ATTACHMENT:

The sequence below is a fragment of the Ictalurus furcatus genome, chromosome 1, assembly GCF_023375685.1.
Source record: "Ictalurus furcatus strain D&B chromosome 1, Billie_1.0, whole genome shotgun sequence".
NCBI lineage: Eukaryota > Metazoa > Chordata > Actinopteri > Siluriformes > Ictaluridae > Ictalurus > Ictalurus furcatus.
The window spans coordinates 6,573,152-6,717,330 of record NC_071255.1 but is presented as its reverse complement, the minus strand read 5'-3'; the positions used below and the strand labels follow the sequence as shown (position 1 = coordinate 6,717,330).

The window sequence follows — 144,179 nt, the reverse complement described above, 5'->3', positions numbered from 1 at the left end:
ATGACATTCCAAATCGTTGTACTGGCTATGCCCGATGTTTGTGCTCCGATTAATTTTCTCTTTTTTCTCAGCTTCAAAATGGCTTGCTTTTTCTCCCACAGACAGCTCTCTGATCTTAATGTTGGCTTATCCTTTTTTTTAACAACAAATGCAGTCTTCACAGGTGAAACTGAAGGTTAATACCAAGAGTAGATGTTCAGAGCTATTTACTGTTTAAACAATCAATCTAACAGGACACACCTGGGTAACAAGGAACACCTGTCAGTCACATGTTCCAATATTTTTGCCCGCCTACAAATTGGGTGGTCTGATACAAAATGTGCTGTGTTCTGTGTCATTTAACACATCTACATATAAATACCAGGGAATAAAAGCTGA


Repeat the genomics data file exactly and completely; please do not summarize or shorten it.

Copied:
The sequence below is a fragment of the Ictalurus furcatus genome, chromosome 1, assembly GCF_023375685.1.
Source record: "Ictalurus furcatus strain D&B chromosome 1, Billie_1.0, whole genome shotgun sequence".
NCBI lineage: Eukaryota > Metazoa > Chordata > Actinopteri > Siluriformes > Ictaluridae > Ictalurus > Ictalurus furcatus.
The window spans coordinates 6,573,152-6,717,330 of record NC_071255.1 but is presented as its reverse complement, the minus strand read 5'-3'; the positions used below and the strand labels follow the sequence as shown (position 1 = coordinate 6,717,330).

The window sequence follows — 144,179 nt, the reverse complement described above, 5'->3', positions numbered from 1 at the left end:
ATGACATTCCAAATCGTTGTACTGGCTATGCCCGATGTTTGTGCTCCGATTAATTTTCTCTTTTTTCTCAGCTTCAAAATGGCTTGCTTTTTCTCCCACAGACAGCTCTCTGATCTTAATGTTGGCTTATCCTTTTTTTTAACAACAAATGCAGTCTTCACAGGTGAAACTGAAGGTTAATACCAAGAGTAGATGTTCAGAGCTATTTACTGTTTAAACAATCAATCTAACAGGACACACCTGGGTAACAAGGAACACCTGTCAGTCACATGTTCCAATATTTTTGCCCGCCTACAAATTGGGTGGTCTGATACAAAATGTGCTGTGTTCTGTGTCATTTAACACATCTACATATAAATACCAGGGAATAAAAGCTGA